Research Article

Double blind clinical and laboratory study of hypoglycaemia with human and porcine insulin in diabetic patients reporting hypoglycaemia unawareness after transferring to human insulin.

BMJ 1993; 306 doi: https://doi.org/10.1136/bmj.306.6871.167 (Published 16 January 1993) Cite this as: BMJ 1993;306:167
  1. A Maran,
  2. J Lomas,
  3. H Archibald,
  4. I A Macdonald,
  5. E A Gale,
  6. S A Amiel
  1. Unit for Metabolic Medicine, United Medical and Dental School, Guy's Hospital, London.

    Abstract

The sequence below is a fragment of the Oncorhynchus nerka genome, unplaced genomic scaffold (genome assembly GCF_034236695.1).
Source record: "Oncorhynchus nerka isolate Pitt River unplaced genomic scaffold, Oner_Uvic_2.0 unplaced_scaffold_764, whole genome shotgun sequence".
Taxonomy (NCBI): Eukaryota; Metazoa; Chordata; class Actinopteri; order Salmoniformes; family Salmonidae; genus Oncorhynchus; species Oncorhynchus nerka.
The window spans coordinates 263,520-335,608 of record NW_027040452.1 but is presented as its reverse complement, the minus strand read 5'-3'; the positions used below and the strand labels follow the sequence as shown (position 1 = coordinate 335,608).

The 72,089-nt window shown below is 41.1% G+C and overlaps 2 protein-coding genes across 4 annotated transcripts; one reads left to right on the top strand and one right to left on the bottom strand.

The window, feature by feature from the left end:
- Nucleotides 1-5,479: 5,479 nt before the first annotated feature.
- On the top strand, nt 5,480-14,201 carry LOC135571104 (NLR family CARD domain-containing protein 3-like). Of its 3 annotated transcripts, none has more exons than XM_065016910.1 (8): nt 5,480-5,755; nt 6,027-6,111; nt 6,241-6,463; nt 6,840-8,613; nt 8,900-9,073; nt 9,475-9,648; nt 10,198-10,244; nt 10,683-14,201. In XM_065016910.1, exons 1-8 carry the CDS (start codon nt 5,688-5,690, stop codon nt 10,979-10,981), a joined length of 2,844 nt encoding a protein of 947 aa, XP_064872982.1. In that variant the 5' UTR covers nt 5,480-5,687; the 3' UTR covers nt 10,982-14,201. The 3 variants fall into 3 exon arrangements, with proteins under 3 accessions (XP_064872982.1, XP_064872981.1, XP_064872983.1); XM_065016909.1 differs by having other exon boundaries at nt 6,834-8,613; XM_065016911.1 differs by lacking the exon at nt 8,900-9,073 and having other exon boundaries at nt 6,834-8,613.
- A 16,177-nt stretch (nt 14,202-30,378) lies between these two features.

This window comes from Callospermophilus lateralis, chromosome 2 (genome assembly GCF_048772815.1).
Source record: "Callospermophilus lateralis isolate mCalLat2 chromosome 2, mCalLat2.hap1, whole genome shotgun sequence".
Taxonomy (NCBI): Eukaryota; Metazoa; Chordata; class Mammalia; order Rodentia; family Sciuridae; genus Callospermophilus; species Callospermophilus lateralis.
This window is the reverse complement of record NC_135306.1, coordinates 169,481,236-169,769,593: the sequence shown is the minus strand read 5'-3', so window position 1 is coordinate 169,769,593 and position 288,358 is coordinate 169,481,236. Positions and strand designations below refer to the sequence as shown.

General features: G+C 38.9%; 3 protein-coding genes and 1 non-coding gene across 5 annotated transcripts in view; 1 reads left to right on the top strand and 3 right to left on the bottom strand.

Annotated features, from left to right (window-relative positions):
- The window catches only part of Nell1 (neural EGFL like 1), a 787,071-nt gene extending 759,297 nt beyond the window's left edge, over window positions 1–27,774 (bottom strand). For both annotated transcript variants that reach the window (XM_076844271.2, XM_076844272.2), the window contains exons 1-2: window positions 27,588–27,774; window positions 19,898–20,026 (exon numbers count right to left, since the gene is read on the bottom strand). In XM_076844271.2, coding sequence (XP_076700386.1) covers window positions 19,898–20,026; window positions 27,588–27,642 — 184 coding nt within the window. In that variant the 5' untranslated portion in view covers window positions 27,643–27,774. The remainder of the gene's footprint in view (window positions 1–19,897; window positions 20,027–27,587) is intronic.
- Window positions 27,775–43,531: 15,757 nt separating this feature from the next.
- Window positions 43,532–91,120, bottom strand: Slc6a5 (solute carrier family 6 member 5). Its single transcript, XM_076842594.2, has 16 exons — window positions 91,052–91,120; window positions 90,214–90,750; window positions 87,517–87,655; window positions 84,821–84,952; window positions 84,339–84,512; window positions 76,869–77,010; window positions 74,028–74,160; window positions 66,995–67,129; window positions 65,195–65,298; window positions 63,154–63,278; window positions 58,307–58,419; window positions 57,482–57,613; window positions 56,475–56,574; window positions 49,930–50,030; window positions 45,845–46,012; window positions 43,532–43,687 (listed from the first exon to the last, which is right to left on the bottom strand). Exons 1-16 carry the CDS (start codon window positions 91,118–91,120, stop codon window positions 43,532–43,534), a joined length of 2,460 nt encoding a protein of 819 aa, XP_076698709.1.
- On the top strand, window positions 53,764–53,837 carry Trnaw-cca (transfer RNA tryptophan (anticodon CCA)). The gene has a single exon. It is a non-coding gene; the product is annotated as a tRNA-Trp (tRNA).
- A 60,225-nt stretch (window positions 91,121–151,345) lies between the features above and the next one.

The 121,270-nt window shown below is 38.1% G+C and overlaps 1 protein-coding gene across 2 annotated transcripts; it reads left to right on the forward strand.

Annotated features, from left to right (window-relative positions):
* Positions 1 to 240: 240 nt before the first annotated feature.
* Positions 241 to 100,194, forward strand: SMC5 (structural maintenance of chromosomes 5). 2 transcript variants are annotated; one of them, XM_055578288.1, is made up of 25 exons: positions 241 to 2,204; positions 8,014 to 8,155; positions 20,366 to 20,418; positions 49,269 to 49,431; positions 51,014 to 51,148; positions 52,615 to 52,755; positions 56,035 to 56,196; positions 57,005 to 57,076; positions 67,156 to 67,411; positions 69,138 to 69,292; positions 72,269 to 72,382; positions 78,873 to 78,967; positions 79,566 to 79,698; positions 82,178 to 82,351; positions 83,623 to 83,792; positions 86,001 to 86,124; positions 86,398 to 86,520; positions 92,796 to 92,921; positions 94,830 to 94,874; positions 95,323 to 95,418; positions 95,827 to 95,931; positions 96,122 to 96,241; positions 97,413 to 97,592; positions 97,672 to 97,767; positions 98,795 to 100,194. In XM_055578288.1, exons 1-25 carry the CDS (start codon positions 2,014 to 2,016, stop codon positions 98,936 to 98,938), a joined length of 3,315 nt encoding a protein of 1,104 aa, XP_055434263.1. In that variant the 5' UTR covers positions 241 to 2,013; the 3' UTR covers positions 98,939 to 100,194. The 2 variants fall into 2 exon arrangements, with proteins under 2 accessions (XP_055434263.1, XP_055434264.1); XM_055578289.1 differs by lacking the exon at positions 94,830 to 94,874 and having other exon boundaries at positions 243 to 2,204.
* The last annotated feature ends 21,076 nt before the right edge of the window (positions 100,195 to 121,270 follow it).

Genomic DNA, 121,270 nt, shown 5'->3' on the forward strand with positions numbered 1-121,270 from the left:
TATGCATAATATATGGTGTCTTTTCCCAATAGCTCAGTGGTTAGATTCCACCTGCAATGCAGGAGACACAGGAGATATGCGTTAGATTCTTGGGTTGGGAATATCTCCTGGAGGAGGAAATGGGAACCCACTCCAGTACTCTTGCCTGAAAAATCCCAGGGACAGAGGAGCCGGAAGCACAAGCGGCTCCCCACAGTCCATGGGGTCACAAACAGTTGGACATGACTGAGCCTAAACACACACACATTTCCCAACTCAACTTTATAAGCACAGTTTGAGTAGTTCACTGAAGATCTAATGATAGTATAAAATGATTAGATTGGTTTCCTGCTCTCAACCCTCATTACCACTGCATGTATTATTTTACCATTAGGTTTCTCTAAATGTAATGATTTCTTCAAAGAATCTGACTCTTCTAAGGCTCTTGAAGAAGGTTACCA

OBJECTIVES--To compare awareness of hypoglycaemia and physiological responses to hypoglycaemia with human and porcine insulin in diabetic patients who reported loss of hypoglycaemia awareness after transferring to human insulin. DESIGN--Double blind randomised crossover study of clinical experience and physiological responses during slow fall hypoglycaemic clamping with porcine and human insulin. SETTING--Clinical investigation unit of teaching hospital recruiting from diabetes clinics of five teaching hospitals and one district general hospital. SUBJECTS--17 patients with insulin dependent diabetes mellitus of more than five years' duration who had reported altered hypoglycaemia awareness within three months of transferring to human insulin. MAIN OUTCOME MEASURES--Glycaemic control and frequency of hypoglycaemic episodes during two months' treatment with each insulin. Glucose thresholds for physiological and symptomatic responses during clamping. RESULTS--Glycaemic control did not change with either insulin. 136 hypoglycaemic episodes (eight severe) were reported with human insulin and 149 (nine severe) with porcine insulin (95% confidence interval -4 to 2.5, p = 0.63). 20 episodes of biochemical hypoglycaemia occurred with human insulin versus 18 with porcine insulin (-0.8 to 1, p = 0.78). During controlled hypoglycaemia the mean adrenaline response was 138 nmol/l/240 min for both insulins; neurohormonal responses were triggered at 3.0 (SE 0.2) versus 3.1 (0.2) mmol/l of glucose for adrenaline and 2.5 (0.1) versus 2.5 (0.1) mmol/l for subjective awareness. CONCLUSIONS--These data suggest that human insulin per se does not affect the presentation of hypoglycaemia or the neurohumoral, symptomatic, and cognitive function responses to hypoglycaemia in insulin dependent diabetic patients with a history of hypoglycaemia unawareness.